Beep Beep Beep Time for Sleep by Claire Freedman and Richard Smythe
|Beep Beep Beep Time for Sleep by Claire Freedman and Richard Smythe|
|Category: For Sharing|
|Reviewer: Sam Tyler|
|Summary: Shift time is over on the construction site and all the machines must go to bed. Help them out in this visually pleasant book that has a strange idea about machines needing to go to sleep.|
|Buy? Yes||Borrow? Yes|
|Pages: 32||Date: February 2016|
|Publisher: Simon & Schuster Children's UK|
|External links: Author's website|
Bedtime books are a great way of winding a toddler down before they go to sleep, but haven't they all been done before? Coming up with something a little different that encourages a child to nod off is not always easy and new ideas can be a little bizarre when you think about it. Do bulldozers really need to doze off at the end of the night? At least we will have fun listening to all the machinery as it goes off to bed.
At the end of a long shift on a building site the men and women need to go home, but what do you do with all the machinery. Time to shut everything down and park up the lorries, because according to Claire Freedman, even industrial plant needs to sleep.
Books about construction are very popular for a certain type of toddler; the idea of massive colourful vehicles that can lift tons of material must almost seem magical for one so small. Traditionally these Tonka style books are aimed at little boys, but there is nothing stopping Beep Beep Beep Time for Sleep being universal, because all children need to wind down when the night draws in.
Rather than jump in immediately to falling asleep, Freedman has a little fun with the construction site itself. We are introduced to several different pieces of kit that all have their own special sounds – brumm, brumm, or beep, beep. The book is a series of nice rhyming couplets that are easy to follow for a child and have that noise element that they will love to impersonate. You also have the bright and colourful imagery from Richard Smythe. This is a little on the simple side, but the bold design does make the images eye catching for a youngster.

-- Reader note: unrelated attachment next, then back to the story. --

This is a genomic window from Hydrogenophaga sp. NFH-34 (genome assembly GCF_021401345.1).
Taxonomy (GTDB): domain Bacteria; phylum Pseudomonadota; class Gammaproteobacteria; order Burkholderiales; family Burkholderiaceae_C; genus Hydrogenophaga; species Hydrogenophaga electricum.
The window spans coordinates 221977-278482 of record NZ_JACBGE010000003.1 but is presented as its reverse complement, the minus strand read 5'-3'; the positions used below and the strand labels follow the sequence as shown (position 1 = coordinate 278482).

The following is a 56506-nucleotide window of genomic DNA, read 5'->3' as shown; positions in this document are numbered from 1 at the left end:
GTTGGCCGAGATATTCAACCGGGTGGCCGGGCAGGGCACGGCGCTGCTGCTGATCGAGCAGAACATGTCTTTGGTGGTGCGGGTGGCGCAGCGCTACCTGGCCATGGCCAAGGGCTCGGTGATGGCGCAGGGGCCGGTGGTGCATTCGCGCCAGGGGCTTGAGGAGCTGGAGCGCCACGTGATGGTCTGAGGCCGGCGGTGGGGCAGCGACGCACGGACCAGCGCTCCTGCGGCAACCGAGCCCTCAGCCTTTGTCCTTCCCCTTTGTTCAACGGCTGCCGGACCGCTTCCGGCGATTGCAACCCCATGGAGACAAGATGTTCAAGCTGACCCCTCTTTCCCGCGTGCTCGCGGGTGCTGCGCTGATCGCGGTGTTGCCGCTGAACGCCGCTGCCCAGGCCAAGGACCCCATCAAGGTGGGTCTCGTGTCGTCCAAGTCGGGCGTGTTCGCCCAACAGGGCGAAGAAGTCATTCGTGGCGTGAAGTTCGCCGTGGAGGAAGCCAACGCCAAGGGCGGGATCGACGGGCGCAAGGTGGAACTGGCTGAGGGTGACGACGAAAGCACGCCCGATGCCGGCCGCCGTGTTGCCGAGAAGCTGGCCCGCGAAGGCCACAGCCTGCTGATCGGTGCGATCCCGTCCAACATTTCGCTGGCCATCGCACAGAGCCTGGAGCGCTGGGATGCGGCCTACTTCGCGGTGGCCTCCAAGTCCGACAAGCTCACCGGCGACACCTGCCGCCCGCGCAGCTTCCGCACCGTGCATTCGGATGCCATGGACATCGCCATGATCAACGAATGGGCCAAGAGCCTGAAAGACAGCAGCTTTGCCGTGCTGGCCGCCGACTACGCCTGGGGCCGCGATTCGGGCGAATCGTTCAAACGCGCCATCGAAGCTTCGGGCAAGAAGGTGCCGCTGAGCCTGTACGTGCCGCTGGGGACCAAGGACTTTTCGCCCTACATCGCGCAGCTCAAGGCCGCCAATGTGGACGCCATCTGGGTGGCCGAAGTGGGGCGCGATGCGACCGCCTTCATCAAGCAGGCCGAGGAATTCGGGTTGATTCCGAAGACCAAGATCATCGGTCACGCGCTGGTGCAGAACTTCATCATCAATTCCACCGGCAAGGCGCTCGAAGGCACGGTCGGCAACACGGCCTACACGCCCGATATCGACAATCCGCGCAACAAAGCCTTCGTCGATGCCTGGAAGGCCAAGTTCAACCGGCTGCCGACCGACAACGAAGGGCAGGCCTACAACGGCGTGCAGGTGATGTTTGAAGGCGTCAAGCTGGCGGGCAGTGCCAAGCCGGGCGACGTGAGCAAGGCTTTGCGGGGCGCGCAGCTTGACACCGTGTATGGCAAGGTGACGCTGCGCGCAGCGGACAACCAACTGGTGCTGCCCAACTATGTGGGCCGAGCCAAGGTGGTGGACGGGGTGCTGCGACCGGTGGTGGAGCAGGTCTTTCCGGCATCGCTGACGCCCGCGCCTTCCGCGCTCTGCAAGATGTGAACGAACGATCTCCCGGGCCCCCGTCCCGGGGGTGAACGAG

After introducing us to our machinery mates, Freedman starts to bring the pace down by having the vehicles become parked up to go to sleep. This is a good way of bringing your child down too as they will see the pace is slowing. The issue is that the machines themselves are not given human characteristics. These are not sentient diggers being locked up for the night, but normal machines. Linking falling asleep to turning off an engine is somewhat of a stretch. Even putting a pair of eyes of the machines would have made the book make more sense. The bulldozer is not going to bed at all, just being turned off.
Thankfully at 18 months to 3 years, most children won't question the fact that a machine is just a machine, so the book does work. However, a slightly older and more precocious child may be a little fazed about the difference between sleep and simply being turned off. For the machine mad child, Beep, Beep, Beep is great fun, just for the imagery alone, but for those children who are indifferent to the pleasures of giant yellow trucks, the book may prove a little confusing.
A book that explores construction without trying to make machines sleep is the fun Construction by Sally Sutton and Brian Lovelock, whilst there are loads of books with machines at the centre, including Jack's Mega Machines: The Dinosaur Digger by Alison Ritchie and Mike Byrne.
You can read more book reviews or buy Beep Beep Beep Time for Sleep by Claire Freedman and Richard Smythe at Amazon.co.uk.
You can read more book reviews or buy Beep Beep Beep Time for Sleep by Claire Freedman and Richard Smythe at Amazon.com.
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